IN HIS OWN WORDS: JAMES MADISON ON THE PROBLEM OF FACTION
Excerpts from Federalist Paper No. 10
By a faction, I understand a number of citizens, whether amounting to a majority or a minority of the whole, who are united and actuated by some common impulse of passion, or of interest, adverse to the rights of other citizens, or to the permanent and aggregate interests of the community….
As long as the reason of man continues fallible, and he is at liberty to exercise it, different opinions will be formed…. The latent causes of faction are thus sown in the nature of man…. The inference to which we are brought is, that the causes of faction cannot be removed, and that relief is only to be sought in the means of controlling its effects.
If a faction consists of less than a majority, relief is supplied by the republican principle, which enables the majority to defeat its sinister views by regular vote….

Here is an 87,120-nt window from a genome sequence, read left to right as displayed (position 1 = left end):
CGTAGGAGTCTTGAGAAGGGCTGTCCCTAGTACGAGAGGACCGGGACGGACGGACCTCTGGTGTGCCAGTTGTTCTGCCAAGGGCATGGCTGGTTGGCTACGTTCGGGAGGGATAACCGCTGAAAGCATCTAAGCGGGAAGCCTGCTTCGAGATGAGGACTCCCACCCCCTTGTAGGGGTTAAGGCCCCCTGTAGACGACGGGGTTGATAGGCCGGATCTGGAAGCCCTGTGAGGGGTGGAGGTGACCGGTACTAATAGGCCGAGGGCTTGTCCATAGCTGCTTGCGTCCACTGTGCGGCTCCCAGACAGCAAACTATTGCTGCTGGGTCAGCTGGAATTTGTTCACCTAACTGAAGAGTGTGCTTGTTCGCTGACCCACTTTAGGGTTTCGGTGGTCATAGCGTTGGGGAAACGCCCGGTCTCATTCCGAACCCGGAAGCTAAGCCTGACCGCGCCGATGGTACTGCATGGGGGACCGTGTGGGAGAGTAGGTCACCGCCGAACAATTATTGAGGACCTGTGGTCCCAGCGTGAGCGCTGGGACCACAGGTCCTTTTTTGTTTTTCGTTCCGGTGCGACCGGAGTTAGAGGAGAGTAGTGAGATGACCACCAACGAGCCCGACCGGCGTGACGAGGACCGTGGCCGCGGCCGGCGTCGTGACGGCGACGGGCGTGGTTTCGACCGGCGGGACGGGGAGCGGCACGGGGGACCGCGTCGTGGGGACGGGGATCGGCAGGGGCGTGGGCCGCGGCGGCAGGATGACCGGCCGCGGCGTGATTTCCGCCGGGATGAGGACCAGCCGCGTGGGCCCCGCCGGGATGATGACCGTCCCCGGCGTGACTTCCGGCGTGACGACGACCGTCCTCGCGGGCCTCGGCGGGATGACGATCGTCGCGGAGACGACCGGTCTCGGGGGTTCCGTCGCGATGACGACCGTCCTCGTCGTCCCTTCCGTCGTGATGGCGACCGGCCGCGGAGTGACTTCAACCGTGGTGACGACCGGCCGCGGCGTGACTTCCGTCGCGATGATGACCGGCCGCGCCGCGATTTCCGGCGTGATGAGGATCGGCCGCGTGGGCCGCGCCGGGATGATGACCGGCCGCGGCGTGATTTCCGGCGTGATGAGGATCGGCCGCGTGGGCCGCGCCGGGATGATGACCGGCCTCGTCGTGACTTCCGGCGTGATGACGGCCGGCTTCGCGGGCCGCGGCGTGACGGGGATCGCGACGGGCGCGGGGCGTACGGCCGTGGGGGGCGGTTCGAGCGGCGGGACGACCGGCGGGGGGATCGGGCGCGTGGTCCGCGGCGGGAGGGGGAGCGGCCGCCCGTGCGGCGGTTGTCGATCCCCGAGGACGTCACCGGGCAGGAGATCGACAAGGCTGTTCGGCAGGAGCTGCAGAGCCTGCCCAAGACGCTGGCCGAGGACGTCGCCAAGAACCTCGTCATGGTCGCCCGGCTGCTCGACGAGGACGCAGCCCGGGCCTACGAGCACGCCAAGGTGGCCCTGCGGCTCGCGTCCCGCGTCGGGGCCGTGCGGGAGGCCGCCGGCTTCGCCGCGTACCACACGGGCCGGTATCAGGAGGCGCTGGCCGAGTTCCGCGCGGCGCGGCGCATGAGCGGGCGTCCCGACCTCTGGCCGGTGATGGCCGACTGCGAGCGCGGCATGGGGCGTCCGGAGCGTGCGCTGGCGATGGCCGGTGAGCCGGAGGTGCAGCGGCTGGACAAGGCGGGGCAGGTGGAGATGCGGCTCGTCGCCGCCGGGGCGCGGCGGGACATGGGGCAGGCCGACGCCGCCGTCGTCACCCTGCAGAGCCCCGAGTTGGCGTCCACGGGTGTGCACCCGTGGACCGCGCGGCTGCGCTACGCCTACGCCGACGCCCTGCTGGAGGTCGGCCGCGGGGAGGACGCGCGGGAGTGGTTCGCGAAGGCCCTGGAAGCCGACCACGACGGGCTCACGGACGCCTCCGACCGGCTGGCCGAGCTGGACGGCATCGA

When a majority is included in a faction, the form of popular government, on the other hand, enables it to sacrifice to its ruling passion or interest both the public good and the rights of other citizens.
To secure the public good and private rights against the danger of such a faction, and at the same time to preserve the spirit and the form of popular government, is then the great object to which our inquiries are directed….
The smaller the society, the fewer probably will be the distinct parties and interests composing it; the fewer the distinct parties and interests, the more frequently will a majority be found of the same party; and the smaller the number of individuals composing a majority, and the smaller the compass within which they are placed, the more easily will they concert and execute their plans of oppression. Extend the sphere, and you take in a greater variety of parties and interests; you make it less probable that a majority of the whole will have a common motive to invade the rights of other citizens; or if such a common motive exists, it will be more difficult for all who feel it to discover their own strength, and to act in unison with each other….
Source: Federalist Paper No. 10. The Avalon Project at Yale Law School. <https://avalon.law.yale.edu/18th_century/fed10.asp>.